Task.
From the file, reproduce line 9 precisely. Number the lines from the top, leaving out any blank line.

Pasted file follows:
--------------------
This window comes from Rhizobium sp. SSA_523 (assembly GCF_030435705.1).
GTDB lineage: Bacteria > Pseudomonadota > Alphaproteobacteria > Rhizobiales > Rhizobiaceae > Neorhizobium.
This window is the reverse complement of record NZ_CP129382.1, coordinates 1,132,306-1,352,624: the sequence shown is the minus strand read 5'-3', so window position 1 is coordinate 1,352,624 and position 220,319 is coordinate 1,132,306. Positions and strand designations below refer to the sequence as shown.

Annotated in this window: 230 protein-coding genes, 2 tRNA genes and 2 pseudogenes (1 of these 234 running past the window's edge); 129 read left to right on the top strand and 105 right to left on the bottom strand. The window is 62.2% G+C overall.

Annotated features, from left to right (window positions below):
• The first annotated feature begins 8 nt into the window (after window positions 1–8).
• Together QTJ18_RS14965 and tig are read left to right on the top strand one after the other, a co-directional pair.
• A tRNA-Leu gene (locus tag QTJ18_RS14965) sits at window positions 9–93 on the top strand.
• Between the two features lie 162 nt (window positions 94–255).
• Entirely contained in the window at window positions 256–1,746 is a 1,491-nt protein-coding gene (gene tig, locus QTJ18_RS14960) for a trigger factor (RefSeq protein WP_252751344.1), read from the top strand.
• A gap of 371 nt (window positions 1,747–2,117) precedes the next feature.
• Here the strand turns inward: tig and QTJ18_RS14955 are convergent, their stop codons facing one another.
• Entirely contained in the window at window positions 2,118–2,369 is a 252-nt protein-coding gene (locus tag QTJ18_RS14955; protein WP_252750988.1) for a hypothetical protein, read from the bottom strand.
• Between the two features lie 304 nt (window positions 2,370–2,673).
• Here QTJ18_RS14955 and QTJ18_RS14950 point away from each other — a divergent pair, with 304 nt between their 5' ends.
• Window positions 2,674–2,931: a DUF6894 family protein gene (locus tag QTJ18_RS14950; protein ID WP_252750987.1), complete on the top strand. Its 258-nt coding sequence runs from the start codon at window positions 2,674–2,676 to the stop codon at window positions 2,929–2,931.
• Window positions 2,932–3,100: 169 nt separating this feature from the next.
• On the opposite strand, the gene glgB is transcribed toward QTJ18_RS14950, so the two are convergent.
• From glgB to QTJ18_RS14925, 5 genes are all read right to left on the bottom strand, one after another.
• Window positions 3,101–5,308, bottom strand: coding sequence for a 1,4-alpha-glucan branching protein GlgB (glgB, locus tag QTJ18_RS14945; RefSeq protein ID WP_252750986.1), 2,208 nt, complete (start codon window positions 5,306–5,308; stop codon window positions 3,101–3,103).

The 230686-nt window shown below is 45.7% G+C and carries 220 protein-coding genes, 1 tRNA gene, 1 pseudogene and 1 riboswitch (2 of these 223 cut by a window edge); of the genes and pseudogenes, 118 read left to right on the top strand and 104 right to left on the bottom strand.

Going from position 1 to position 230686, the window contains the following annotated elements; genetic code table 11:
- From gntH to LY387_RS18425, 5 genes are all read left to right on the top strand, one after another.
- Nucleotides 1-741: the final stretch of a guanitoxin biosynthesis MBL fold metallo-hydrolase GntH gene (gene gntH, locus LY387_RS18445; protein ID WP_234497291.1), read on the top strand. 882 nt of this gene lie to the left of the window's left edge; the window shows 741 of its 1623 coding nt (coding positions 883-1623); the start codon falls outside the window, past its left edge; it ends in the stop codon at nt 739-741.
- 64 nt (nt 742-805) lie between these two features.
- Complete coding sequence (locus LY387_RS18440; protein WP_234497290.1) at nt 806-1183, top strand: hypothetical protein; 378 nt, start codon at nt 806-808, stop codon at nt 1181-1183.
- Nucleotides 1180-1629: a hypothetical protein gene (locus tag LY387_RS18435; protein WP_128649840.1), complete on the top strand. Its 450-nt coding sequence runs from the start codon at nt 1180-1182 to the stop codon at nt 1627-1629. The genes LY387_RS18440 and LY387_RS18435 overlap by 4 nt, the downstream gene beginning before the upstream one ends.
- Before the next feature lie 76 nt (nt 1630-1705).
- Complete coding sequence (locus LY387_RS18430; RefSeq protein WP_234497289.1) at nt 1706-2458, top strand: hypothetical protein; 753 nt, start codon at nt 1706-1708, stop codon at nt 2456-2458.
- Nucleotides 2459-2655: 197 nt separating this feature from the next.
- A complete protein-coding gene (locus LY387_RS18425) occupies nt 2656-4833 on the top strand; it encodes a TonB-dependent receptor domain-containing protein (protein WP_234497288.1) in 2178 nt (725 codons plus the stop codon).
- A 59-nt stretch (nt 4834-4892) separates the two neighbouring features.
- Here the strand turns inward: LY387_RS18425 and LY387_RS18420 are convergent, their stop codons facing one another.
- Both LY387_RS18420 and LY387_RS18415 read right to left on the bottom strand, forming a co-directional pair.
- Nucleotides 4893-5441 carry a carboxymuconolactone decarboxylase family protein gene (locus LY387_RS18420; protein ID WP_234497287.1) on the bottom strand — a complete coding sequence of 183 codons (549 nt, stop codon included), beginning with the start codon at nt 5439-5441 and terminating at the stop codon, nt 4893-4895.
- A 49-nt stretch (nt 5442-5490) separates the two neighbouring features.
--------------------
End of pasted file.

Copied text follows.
• Between the two features lie 162 nt (window positions 94–255).